5-HT1a is a serotonin receptor. 5-HT1a is not a classic cannabinoid receptor but its activity is modulated by cannabinoids. Since cannabinoids have a physiological effect on 5-HT1a it is effectively a cannabinoid receptor.

Chemical Name: 
5-HT1A receptor
IUPHAR entry: 
Wikipedia entry: 

The 5-HT1a receptor is the most widespread of all the 5-HT receptors. In the central nervous system, 5-HT1a receptors exist in the cerebral cortex, hippocampus, septum, amygdala, and raphe nucleus in high densities, while low amounts also exist in the basal ganglia and thalamus.[3][4][5] The 5-HT1a receptors in the raphe nucleus are largely somatodendritic autoreceptors, whereas those in other areas such as the hippocampus are postsynaptic receptors.

Literature Discussion: 


CBD interacts with 5-HT1a (Russo, Burnett & Parker, 2005).


The anxiolytic action of CBD may be mediated by the 5-HT1A receptor (Russo et al., 2005)


CBG can activate α2 receptors and block CB1 and 5-HT1A receptors (Cascio et al., 2010), suggesting CBG does have therapeutic potential in the treatment of depression.

Hypoxic-Ischemic Encephalopathy

CBD mechanisms would involve the modulation of excitotoxicity, oxidative stress and inflammation through CB2, 5HT1A, Adenosine A2A and PPAR-γ receptors (Castillo et al., 2010; Hind et al., 2015; Pazos et al., 2012, 2013).

Psychosis and Schizophrenia

In an animal study, THCV was found to have anti-psychotic effects through activation of the 5-HT1a receptor (Cascio et al., 2014)


Castillo, A., Tolón, M.R., Fernández-Ruiz, J., Romero, J., and Martinez-Orgado, J. (2010). The neuroprotective effect of cannabidiol in an in vitro model of newborn hypoxic-ischemic brain damage in mice is mediated by CB(2) and adenosine receptors. Neurobiol. Dis. 37, 434–440.

Cascio, M.G., Gauson, L.A., Stevenson, L.A., Ross, R.A., and Pertwee, R.G. (2010). Evidence that the plant cannabinoid cannabigerol is a highly potent alpha2-adrenoceptor agonist and moderately potent 5HT1A receptor antagonist. Br. J. Pharmacol. 159, 129–141.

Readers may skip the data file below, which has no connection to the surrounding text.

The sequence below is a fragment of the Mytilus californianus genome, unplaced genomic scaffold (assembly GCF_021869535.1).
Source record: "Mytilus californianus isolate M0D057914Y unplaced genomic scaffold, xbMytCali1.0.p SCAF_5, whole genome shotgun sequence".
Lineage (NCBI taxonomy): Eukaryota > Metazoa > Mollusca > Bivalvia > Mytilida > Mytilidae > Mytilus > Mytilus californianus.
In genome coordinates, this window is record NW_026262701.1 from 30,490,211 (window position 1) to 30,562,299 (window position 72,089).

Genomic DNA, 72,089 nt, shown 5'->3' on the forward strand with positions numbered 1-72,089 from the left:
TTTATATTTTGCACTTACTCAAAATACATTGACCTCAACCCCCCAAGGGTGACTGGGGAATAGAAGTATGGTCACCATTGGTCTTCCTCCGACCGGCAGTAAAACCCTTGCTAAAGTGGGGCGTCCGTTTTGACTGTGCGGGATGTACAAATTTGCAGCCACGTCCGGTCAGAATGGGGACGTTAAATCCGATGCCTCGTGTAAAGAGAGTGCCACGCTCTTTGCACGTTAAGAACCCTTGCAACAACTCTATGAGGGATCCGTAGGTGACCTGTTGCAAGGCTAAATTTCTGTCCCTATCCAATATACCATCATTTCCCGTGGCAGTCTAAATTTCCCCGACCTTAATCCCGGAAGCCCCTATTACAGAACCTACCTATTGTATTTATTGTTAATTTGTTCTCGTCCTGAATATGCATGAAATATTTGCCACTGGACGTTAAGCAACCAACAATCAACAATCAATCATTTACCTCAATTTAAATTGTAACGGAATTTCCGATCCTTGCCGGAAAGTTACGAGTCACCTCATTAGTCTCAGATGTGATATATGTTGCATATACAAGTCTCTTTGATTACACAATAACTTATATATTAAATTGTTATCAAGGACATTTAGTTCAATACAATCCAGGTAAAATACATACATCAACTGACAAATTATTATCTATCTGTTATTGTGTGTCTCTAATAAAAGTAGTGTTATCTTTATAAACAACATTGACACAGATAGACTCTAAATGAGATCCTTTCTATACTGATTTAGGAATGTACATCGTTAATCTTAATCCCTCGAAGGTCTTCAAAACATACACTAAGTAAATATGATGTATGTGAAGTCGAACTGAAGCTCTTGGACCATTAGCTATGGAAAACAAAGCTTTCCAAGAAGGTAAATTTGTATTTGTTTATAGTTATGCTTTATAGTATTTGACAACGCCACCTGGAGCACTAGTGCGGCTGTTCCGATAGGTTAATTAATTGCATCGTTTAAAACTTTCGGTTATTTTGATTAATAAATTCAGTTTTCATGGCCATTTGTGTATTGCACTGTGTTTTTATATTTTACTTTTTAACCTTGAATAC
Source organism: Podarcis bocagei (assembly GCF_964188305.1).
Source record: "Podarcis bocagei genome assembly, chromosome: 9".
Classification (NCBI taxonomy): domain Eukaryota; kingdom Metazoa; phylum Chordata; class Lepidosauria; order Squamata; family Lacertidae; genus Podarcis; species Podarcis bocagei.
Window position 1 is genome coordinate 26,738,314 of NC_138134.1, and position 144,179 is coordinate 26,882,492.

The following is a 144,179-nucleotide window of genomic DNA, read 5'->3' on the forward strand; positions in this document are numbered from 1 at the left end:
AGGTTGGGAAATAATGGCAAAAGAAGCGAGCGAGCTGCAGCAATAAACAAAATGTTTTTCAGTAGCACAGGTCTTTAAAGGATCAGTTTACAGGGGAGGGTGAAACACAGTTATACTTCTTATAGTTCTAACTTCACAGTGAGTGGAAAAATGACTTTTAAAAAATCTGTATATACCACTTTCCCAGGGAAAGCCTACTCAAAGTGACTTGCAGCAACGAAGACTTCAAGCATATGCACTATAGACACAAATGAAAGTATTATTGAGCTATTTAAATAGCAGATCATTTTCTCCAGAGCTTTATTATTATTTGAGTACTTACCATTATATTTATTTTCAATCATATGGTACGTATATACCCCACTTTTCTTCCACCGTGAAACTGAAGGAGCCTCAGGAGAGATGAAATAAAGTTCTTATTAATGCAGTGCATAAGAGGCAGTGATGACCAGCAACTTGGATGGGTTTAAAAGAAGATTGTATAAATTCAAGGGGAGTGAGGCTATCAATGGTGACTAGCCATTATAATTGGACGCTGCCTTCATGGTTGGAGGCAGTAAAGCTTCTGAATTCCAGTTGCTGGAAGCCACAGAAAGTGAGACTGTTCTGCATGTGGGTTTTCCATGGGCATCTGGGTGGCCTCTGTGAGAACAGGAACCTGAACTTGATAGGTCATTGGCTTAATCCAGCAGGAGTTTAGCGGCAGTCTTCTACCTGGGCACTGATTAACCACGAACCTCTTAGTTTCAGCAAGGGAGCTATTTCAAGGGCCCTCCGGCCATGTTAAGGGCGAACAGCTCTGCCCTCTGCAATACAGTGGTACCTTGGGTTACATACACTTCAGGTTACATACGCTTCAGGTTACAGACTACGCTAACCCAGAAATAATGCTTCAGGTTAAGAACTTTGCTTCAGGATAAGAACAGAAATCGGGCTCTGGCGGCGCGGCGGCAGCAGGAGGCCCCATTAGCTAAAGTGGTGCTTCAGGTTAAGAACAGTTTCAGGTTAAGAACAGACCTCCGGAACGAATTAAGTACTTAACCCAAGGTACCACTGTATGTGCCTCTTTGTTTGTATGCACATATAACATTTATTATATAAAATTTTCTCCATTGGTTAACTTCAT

Cascio, M.G., Zamberletti, E., Marini, P., Parolaro, D., and Pertwee, R.G. (2015). The phytocannabinoid, Δ 9 -tetrahydrocannabivarin, can act through 5-HT 1 A receptors to produce antipsychotic effects. Br. J. Pharmacol. 172, 1305–1318.

Hind, W.H., England, T.J., and O’Sullivan, S.E. (2015). Cannabidiol protects an in vitro model of the blood brain barrier (BBB) from oxygen-glucose deprivation via PPARγ and 5-HT1a. Br. J. Pharmacol.

Pazos, M.R., Cinquina, V., Gómez, A., Layunta, R., Santos, M., Fernández-Ruiz, J., and Martínez-Orgado, J. (2012). Cannabidiol administration after hypoxia-ischemia to newborn rats reduces long-term brain injury and restores neurobehavioral function. Neuropharmacology 63, 776–783.

Pazos, M.R., Mohammed, N., Lafuente, H., Santos, M., Martínez-Pinilla, E., Moreno, E., Valdizan, E., Romero, J., Pazos, A., Franco, R., et al. (2013). Mechanisms of cannabidiol neuroprotection in hypoxic–ischemic newborn pigs: Role of 5HT1A and CB2 receptors. Neuropharmacology 71, 282–291.

Russo, E.B., Burnett, A., Hall, B., and Parker, K.K. (2005). Agonistic properties of cannabidiol at 5-HT1a receptors. Neurochem. Res. 30, 1037–1043.

Clinical Trials: 


Several clinical trials have tested the therapeutic potential of cannabinoids after Stroke. Meta-analysis revealed that both endocannabinoids like AEA, OEA or PEA and plant cannabinoids like THC or CBD can significantly reduce neuronal degeneration after Stroke (England et al., 2015). Specifically activating CB1 and/or CB2 receptors had the strongest protective effect but other receptors such as 5-TH1a and PPARα are also likely to be involved.


England, T.J., Hind, W.H., Rasid, N.A., and O’Sullivan, S.E. (2015). cannabinoids in experimental Stroke: a systematic review and meta-analysis. J. Cereb. Blood Flow Metab. Off. J. Int. Soc. Cereb. Blood Flow Metab. 35, 348–358.